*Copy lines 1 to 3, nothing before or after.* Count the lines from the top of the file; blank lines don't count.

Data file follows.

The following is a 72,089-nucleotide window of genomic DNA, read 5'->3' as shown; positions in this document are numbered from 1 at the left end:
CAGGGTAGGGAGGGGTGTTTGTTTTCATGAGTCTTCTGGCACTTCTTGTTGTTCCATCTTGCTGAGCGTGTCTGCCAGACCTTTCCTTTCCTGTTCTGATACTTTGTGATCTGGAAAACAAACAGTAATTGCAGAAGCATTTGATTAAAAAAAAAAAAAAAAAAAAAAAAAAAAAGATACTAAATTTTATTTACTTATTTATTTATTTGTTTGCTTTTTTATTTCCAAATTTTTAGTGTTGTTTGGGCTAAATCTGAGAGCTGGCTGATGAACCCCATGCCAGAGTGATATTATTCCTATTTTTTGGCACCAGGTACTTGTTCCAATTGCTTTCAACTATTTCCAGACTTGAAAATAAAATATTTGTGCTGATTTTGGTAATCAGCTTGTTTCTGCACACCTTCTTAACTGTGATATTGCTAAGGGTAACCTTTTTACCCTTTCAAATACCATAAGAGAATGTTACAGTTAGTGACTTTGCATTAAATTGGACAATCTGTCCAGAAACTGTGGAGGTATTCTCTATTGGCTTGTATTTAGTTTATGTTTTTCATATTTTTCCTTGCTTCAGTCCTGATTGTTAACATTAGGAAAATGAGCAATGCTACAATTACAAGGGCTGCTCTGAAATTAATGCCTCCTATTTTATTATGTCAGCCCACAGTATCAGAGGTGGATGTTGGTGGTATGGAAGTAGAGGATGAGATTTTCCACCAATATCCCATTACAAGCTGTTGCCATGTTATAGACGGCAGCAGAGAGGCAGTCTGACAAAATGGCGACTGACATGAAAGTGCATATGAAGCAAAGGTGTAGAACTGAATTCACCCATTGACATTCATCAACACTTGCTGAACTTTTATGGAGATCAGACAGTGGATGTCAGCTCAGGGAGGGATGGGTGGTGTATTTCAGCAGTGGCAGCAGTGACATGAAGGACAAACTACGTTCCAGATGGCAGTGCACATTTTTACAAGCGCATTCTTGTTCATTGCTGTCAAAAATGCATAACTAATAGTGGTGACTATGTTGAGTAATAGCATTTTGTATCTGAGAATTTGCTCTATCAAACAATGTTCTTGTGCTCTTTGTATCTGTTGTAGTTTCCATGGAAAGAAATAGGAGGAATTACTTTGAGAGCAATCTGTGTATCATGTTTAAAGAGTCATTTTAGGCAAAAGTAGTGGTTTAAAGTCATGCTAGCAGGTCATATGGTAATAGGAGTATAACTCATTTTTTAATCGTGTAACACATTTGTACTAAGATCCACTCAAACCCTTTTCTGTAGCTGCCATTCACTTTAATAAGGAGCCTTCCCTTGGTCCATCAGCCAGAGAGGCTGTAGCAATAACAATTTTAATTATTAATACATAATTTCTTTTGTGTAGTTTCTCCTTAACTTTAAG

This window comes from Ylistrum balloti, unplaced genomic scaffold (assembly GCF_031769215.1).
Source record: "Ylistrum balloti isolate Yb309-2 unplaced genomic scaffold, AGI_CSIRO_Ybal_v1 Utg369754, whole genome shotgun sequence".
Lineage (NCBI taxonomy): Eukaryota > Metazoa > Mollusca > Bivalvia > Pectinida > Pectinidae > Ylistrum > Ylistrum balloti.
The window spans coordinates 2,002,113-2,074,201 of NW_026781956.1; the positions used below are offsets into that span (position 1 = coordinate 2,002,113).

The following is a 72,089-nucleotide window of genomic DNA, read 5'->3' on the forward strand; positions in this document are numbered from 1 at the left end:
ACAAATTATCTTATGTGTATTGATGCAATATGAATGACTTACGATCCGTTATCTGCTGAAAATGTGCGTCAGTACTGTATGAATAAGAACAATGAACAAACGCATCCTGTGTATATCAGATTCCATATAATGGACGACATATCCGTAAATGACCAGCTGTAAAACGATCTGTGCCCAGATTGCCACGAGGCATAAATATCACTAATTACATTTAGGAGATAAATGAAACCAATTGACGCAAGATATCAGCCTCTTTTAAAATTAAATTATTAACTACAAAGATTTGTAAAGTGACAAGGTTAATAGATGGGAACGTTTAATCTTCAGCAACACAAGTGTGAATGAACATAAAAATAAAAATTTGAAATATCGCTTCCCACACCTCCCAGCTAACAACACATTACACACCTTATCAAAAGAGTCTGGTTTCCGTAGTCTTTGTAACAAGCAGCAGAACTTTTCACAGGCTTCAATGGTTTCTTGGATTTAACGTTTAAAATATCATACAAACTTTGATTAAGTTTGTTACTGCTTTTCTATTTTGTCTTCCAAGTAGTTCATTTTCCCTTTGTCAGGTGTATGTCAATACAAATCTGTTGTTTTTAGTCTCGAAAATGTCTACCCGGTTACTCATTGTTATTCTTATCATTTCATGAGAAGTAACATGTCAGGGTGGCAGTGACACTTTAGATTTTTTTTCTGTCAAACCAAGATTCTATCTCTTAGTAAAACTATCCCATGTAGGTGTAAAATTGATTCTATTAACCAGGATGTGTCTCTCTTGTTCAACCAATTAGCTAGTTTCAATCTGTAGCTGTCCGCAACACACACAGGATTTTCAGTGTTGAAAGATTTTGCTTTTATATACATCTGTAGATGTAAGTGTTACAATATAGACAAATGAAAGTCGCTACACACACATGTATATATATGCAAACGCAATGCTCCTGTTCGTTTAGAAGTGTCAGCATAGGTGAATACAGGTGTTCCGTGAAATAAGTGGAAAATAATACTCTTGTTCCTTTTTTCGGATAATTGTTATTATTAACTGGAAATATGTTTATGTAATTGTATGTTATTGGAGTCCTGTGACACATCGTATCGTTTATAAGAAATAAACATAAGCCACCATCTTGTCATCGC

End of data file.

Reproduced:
The following is a 72,089-nucleotide window of genomic DNA, read 5'->3' as shown; positions in this document are numbered from 1 at the left end:
CAGGGTAGGGAGGGGTGTTTGTTTTCATGAGTCTTCTGGCACTTCTTGTTGTTCCATCTTGCTGAGCGTGTCTGCCAGACCTTTCCTTTCCTGTTCTGATACTTTGTGATCTGGAAAACAAACAGTAATTGCAGAAGCATTTGATTAAAAAAAAAAAAAAAAAAAAAAAAAAAAAGATACTAAATTTTATTTACTTATTTATTTATTTGTTTGCTTTTTTATTTCCAAATTTTTAGTGTTGTTTGGGCTAAATCTGAGAGCTGGCTGATGAACCCCATGCCAGAGTGATATTATTCCTATTTTTTGGCACCAGGTACTTGTTCCAATTGCTTTCAACTATTTCCAGACTTGAAAATAAAATATTTGTGCTGATTTTGGTAATCAGCTTGTTTCTGCACACCTTCTTAACTGTGATATTGCTAAGGGTAACCTTTTTACCCTTTCAAATACCATAAGAGAATGTTACAGTTAGTGACTTTGCATTAAATTGGACAATCTGTCCAGAAACTGTGGAGGTATTCTCTATTGGCTTGTATTTAGTTTATGTTTTTCATATTTTTCCTTGCTTCAGTCCTGATTGTTAACATTAGGAAAATGAGCAATGCTACAATTACAAGGGCTGCTCTGAAATTAATGCCTCCTATTTTATTATGTCAGCCCACAGTATCAGAGGTGGATGTTGGTGGTATGGAAGTAGAGGATGAGATTTTCCACCAATATCCCATTACAAGCTGTTGCCATGTTATAGACGGCAGCAGAGAGGCAGTCTGACAAAATGGCGACTGACATGAAAGTGCATATGAAGCAAAGGTGTAGAACTGAATTCACCCATTGACATTCATCAACACTTGCTGAACTTTTATGGAGATCAGACAGTGGATGTCAGCTCAGGGAGGGATGGGTGGTGTATTTCAGCAGTGGCAGCAGTGACATGAAGGACAAACTACGTTCCAGATGGCAGTGCACATTTTTACAAGCGCATTCTTGTTCATTGCTGTCAAAAATGCATAACTAATAGTGGTGACTATGTTGAGTAATAGCATTTTGTATCTGAGAATTTGCTCTATCAAACAATGTTCTTGTGCTCTTTGTATCTGTTGTAGTTTCCATGGAAAGAAATAGGAGGAATTACTTTGAGAGCAATCTGTGTATCATGTTTAAAGAGTCATTTTAGGCAAAAGTAGTGGTTTAAAGTCATGCTAGCAGGTCATATGGTAATAGGAGTATAACTCATTTTTTAATCGTGTAACACATTTGTACTAAGATCCACTCAAACCCTTTTCTGTAGCTGCCATTCACTTTAATAAGGAGCCTTCCCTTGGTCCATCAGCCAGAGAGGCTGTAGCAATAACAATTTTAATTATTAATACATAATTTCTTTTGTGTAGTTTCTCCTTAACTTTAAG

This window comes from Ylistrum balloti, unplaced genomic scaffold (assembly GCF_031769215.1).